(N.B. What follows is inspired by an article, regrettably no longer available online, that’s inspired many to write about these and related topics: McWilliams, N., Lependorf, S. (1990). Narcissistic Pathology of Everyday Life: The Denial of Remorse & Gratitude. Contemporary Psychoanalysis, 26:430-451)
Here’s the situation: someone says or does something that annoys, bothers, hurts, or offends you, after which they “apologize.” But then an interesting thing happens. You don’t feel any better. In fact, you may even feel worse.
You may notice your self-esteem decreasing as a result of the entire affair. You may tell yourself you’re being petulant, childish, spiteful, or “too sensitive.” You could be right, of course (sometimes we just are), in which case it’s useful to lift the value judgments off the condition in question, and tend to it the way you’d tend to a cut, scrape, or any other medical condition.
But you could also be wrong. These are not mutually exclusive propositions, by the way; both could be going on at the same time. That is to say, your feeling of discomfort may actually be trying to tell you something other than “you need repair.”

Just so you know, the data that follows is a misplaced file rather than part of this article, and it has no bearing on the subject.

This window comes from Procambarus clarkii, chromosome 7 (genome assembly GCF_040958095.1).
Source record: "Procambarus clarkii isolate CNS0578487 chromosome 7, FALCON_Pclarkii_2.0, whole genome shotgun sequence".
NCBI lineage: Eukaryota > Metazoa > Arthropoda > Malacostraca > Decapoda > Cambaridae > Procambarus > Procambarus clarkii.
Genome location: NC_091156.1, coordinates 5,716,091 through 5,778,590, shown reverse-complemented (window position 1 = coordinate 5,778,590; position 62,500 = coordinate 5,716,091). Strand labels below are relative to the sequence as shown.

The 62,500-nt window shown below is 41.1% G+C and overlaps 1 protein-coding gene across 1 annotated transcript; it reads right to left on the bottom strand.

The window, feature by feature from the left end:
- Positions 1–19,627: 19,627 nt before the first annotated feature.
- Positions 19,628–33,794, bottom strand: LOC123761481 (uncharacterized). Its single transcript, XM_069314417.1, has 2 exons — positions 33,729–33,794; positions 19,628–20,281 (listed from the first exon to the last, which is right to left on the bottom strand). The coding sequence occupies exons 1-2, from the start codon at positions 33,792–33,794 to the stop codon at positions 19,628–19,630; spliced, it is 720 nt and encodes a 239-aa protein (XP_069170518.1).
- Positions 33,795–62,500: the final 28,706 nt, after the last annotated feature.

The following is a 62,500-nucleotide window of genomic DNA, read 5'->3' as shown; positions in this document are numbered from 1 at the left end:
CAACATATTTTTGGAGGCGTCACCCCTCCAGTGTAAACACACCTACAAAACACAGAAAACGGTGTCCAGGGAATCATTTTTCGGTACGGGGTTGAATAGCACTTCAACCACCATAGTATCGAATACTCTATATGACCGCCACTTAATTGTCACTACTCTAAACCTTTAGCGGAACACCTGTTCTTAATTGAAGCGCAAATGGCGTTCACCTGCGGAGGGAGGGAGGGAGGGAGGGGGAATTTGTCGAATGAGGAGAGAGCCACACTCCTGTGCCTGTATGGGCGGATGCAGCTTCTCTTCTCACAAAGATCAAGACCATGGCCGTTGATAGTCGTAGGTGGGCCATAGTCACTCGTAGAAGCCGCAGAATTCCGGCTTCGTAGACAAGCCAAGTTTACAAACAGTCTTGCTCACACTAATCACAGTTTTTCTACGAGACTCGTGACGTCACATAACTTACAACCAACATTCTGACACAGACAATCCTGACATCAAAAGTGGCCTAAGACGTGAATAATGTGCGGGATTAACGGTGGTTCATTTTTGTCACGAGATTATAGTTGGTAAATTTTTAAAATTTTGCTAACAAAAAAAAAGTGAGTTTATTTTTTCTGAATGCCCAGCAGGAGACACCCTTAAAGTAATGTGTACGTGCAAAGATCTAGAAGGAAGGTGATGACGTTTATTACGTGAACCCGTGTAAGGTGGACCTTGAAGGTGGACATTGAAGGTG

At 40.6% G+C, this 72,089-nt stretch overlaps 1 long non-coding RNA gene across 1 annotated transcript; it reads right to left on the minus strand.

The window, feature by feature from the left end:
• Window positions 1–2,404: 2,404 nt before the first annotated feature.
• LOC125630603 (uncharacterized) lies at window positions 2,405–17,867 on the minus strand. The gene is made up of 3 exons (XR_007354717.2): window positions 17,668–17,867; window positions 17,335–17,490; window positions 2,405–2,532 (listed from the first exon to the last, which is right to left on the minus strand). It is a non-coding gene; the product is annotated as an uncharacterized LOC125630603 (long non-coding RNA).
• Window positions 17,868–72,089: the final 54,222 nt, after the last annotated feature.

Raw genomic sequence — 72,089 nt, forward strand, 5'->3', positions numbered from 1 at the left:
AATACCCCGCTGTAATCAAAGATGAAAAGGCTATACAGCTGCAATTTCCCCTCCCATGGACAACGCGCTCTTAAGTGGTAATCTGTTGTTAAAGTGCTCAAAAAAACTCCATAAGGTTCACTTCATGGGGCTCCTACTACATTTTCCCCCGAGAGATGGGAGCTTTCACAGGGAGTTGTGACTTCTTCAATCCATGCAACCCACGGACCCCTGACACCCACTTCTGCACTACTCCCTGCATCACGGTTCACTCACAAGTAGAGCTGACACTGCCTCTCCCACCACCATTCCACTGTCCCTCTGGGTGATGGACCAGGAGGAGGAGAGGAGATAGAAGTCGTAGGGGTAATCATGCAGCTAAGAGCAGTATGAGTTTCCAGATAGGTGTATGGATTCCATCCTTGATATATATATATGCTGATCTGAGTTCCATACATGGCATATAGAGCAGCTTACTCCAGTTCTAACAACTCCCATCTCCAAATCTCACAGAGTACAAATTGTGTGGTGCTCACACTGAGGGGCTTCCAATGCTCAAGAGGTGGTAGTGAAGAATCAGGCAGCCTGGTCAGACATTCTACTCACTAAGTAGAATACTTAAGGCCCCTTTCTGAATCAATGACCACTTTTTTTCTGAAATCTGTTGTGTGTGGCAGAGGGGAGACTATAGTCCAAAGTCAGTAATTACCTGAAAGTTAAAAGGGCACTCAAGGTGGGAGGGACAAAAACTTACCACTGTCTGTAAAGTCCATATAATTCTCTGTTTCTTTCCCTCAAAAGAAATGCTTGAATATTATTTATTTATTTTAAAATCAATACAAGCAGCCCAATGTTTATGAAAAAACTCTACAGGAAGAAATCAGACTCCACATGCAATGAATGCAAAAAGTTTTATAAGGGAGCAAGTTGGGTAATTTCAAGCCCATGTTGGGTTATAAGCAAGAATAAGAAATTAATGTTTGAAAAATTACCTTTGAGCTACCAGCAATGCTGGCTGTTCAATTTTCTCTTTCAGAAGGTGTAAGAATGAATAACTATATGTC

One tip off in this direction is if you find yourself angrier towards the “apologizer” as a result of their “apology.” If you’re not at fault, then what gives?
Let’s look at what an apology is and isn’t, from the standpoint of the British psychoanalyst Melanie Klein. Mrs Klein theorized that when people hurt one another, inadvertently or otherwise, there exists a real (not “imagined” or “imaginary”) injury. She further theorized that what healthy people do when they hurt someone is make reparations: some attempt to make the situation right.
Suppose I say something that really gets under your skin, in the heat of an argument and/or casually, out of utter ignorance. Let’s say you tell me, or it becomes unmistakably clear from your expression that I’ve said something hurtful.
Situation A: I tell you that I misspoke, that what I really meant to say was X and that no offense was meant. I say “I apologize if there was any misunderstanding that may have caused pain in any way.” Then I say that if you’re still upset, it’s because you’re taking what I said the wrong way. Come on, I say, buck up and “get over it.” I may or may not imply that this is what grownups like myself do all the time.